Failing public schools affect all Americans. Whether one lives in an urban environment with flat-lining schools or in a suburban area, where most schools still have a detectable heartbeat, everybody suffers when education is left behind. Everybody pays more, too; our taxes fund the prisons and juvenile detention centers housing those who should have been given a chance back in elementary school.
“I taught in a school in South Central [Los Angeles], and I can tell you stories,” says Kelly Amis, sitting in the living room of her St. Helena home, describing the two years she spent in a classroom as a Teach for America corps member. “At least half of the teachers there—a person with means would never allow their kids to be in the classroom with that teacher.”
Amis is taking a mid-morning break to talk about her latest project. A Fulbright Scholar with an MA in education policy analysis from Stanford, Amis has written and directed Teached, a series of short films that premiered at the Napa Valley Film Festival in November. The goal of the project is to provide a “candid” assessment of the nation’s race-based achievement gap.
Though Amis is a first-time filmmaker, literally learning how to edit by making Teached, her novice skills aren’t reflected in the film’s quality. Each 10–20 minute segment captures issues crucial to classrooms and communities across the United States. “The Path to Prison” tells the story of one of her former students, 28-year-old Jerone, raised in South Central and funneled from one bad teacher to another. Eventually, Jerone went to prison like so many others; according to statistics, a black male is more likely to live in a prison cell than a college dorm.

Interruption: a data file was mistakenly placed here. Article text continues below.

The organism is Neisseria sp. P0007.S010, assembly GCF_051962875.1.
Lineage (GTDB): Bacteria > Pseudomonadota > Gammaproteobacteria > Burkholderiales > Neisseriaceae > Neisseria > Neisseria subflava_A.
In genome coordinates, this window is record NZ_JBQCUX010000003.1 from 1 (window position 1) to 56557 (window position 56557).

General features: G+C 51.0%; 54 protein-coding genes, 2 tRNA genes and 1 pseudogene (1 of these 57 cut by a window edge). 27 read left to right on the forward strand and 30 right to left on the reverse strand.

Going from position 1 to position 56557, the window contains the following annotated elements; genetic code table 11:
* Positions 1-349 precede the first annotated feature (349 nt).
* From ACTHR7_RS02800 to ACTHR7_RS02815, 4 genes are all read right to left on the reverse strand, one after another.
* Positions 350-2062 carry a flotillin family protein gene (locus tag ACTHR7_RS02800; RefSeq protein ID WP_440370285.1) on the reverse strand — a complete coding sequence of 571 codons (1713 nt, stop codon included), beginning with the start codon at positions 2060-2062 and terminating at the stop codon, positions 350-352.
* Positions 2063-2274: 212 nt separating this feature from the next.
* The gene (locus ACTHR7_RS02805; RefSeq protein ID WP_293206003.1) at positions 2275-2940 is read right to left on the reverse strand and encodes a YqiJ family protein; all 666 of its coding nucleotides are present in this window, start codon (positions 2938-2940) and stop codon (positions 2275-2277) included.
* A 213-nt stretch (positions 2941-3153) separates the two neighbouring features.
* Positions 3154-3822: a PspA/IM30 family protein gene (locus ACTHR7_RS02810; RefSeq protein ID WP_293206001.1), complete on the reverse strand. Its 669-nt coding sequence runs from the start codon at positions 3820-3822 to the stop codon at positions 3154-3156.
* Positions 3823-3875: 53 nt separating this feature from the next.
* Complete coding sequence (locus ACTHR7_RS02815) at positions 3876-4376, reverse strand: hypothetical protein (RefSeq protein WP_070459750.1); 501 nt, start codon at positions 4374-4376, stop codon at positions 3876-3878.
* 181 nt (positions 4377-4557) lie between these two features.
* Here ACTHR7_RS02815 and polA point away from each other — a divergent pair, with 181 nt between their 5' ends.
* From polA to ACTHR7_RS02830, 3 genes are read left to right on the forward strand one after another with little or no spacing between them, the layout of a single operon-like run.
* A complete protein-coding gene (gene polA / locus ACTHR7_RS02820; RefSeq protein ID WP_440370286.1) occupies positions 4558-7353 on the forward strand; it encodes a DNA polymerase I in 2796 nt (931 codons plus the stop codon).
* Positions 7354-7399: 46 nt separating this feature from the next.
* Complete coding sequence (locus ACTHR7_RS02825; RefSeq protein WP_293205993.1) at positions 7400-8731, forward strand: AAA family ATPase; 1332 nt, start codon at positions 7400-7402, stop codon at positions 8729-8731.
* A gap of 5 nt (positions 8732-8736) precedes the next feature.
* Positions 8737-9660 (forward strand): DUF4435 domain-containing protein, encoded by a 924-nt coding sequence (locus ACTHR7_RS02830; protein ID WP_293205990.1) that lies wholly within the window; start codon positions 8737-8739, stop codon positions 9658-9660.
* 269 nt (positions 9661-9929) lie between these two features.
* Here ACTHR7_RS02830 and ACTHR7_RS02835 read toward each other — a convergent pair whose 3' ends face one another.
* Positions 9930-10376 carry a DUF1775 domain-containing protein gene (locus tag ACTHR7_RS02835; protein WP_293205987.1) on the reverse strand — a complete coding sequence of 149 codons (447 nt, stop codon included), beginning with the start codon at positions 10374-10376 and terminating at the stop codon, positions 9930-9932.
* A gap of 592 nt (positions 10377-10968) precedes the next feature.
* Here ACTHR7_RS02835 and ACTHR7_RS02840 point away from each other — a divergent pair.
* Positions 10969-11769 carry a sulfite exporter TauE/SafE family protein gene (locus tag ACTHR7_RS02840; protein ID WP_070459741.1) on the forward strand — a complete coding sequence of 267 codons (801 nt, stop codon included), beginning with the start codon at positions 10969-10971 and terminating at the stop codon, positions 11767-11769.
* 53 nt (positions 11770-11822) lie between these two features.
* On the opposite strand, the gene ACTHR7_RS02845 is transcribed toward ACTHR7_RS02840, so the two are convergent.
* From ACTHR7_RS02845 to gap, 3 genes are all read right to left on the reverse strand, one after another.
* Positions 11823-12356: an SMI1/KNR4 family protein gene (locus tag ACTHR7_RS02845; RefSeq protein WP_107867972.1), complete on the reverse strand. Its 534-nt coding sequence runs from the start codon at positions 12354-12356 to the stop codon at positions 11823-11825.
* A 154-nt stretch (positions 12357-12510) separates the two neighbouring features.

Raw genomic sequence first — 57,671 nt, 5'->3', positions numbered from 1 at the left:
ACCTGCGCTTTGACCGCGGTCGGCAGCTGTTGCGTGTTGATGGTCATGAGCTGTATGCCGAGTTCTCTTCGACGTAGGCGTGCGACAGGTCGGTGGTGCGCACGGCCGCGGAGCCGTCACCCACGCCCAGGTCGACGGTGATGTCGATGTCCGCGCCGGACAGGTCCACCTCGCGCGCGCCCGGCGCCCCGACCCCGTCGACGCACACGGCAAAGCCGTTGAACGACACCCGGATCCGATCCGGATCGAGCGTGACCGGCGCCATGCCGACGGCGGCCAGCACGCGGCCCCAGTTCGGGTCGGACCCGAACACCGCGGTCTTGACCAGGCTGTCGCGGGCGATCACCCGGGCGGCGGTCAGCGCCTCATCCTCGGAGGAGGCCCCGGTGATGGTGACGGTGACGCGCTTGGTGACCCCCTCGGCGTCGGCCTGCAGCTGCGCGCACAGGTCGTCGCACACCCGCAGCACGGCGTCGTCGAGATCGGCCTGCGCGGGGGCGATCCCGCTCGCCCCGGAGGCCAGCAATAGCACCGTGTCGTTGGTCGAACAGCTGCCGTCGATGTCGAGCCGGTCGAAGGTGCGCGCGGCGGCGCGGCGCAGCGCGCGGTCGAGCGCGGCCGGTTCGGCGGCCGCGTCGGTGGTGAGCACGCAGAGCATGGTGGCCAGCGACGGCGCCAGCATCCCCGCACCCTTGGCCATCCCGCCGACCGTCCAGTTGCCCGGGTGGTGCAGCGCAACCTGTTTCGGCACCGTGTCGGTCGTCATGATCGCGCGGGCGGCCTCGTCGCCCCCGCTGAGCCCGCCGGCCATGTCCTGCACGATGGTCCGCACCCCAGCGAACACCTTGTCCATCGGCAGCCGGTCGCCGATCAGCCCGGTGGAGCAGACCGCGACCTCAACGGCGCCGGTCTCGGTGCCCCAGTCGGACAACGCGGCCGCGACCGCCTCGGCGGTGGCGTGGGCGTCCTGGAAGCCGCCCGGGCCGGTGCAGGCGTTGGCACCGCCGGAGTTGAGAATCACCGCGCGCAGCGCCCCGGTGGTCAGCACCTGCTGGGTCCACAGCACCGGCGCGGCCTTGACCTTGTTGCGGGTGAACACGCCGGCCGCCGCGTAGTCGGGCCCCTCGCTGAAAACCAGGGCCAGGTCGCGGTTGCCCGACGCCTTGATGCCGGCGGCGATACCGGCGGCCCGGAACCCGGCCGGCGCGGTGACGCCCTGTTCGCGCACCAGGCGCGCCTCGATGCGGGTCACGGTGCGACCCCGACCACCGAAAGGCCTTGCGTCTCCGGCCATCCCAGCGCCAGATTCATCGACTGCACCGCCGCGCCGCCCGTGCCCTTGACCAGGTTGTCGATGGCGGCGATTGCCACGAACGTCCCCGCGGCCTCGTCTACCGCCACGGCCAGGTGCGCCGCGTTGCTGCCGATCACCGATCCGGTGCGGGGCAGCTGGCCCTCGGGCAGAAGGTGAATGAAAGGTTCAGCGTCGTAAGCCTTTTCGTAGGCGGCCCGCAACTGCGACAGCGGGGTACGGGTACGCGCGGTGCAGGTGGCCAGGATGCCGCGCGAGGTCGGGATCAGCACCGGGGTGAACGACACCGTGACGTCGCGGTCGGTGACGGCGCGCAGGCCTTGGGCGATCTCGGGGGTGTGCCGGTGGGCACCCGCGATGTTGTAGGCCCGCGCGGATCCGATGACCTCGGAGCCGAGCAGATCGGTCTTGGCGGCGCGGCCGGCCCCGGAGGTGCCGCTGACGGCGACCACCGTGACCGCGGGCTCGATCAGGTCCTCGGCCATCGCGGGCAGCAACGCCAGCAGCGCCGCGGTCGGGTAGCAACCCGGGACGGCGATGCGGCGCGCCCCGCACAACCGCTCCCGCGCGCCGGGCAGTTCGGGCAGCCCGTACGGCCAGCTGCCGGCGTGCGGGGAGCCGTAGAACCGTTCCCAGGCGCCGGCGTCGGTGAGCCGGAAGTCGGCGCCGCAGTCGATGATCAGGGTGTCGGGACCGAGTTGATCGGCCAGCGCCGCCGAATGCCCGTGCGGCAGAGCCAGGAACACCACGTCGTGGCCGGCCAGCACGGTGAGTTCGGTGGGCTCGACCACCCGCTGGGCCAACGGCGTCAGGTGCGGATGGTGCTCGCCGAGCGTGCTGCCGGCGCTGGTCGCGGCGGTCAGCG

“The whole school was operating in a way that was completely dysfunctional and chaotic,” says Amis. Dismay at the sorry state of the school system led her to a career in education reform, but years working on policy only led to more frustration at the slow-to-change system.
“I’m someone who can be pretty loud,” Amis says with a laugh. “I was kind of naïve when I left teaching. I thought, ‘Oh, people must not know how bad it is. They don’t get that we’re blaming the kids for how bad the schools are, when really we could improve these schools considerably.'”
Twenty years later, she says, the statistics have barely shifted. Nearly half of urban African-American and Hispanic students drop out of school, and of those who do graduate, an estimated one in five remains functionally illiterate. So Amis decided to adopt a different approach, writing the outline for Teached eight years ago. In 2008, a cameraman friend offered to help, and the two went to Washington, D.C., and started filming interviews during inauguration week.
“The research, statistics and news don’t seem to be reaching the public in a way that’s making an impact,” says Amis. “Art can hit people at a more visceral level, reminding people where we should be 50 years after Brown v. Board of Education, showing how we really haven’t come very far.”
The second of the two short films, “The Blame Game,” examines teacher accountability in today’s schools—or lack thereof. “I know a lot of inner city parents have given up hope,” says Amis. “They went to the same school [as their children]. They might have had a teacher that slept every day, all day, and he is still there, and he is still sleeping during the day. It’s amazing.” Taking a hard look at tenure policies and hiring and firing practices are two ways that schools can become more efficient, she explains.
The Napa Valley Film Festival premiere sparked passionate discussion among the audience, a trend that Amis would like to see continue, envisioning screenings at churches, schools and libraries across the country. “I hope the films will change the dialogue and bring people back to what I could call a ‘rational conversation,'” explains Amis. “People are so angry now, whatever side they’re on. I agree that it’s unfair to attack teachers and say they are the only problem here, but we have to look at the structure of the profession and how it is negatively impacting our ability to educate every child. You have to be honest about it.”